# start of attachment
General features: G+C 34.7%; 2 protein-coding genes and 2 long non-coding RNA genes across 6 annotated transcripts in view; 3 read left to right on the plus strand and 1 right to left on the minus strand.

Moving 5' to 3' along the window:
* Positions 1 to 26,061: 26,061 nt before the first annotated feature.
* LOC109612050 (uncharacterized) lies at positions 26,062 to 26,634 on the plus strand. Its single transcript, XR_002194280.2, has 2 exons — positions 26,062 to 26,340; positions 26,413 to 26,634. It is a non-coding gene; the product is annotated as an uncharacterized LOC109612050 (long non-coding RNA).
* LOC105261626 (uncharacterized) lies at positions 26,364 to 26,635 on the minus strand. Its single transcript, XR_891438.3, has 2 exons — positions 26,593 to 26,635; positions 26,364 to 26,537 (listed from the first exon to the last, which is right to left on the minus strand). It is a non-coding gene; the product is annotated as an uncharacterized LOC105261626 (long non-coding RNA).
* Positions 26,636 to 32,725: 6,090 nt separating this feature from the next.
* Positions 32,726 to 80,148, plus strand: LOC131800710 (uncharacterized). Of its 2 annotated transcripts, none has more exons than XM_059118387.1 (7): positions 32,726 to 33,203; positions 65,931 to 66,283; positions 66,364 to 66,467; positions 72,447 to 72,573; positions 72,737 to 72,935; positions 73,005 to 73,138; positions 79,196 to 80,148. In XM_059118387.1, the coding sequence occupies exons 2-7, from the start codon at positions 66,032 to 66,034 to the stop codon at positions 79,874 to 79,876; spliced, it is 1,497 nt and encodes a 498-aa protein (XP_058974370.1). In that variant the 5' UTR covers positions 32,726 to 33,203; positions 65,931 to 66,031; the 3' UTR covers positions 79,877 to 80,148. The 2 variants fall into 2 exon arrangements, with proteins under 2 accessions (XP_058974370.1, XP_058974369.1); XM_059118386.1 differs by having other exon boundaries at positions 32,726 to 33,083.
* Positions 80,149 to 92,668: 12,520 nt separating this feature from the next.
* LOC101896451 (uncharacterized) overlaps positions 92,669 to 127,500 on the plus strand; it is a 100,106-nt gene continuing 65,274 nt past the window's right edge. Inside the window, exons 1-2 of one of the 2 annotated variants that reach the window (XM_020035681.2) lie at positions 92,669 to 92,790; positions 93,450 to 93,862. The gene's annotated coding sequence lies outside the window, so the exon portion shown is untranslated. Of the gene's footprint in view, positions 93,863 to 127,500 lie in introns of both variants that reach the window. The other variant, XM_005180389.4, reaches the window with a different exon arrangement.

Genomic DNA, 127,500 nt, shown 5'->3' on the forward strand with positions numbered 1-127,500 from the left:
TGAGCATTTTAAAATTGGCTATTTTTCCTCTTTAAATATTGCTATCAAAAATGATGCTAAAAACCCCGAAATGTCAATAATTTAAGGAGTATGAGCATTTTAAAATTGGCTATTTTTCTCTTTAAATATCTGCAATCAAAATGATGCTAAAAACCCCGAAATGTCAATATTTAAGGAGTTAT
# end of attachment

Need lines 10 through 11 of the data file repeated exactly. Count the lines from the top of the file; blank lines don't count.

Genomic DNA, 127,500 nt, shown 5'->3' on the forward strand with positions numbered 1-127,500 from the left:
TGAGCATTTTAAAATTGGCTATTTTTCCTCTTTAAATATTGCTATCAAAAATGATGCTAAAAACCCCGAAATGTCAATAATTTAAGGAGTATGAGCATTTTAAAATTGGCTATTTTTCTCTTTAAATATCTGCAATCAAAATGATGCTAAAAACCCCGAAATGTCAATATTTAAGGAGTTAT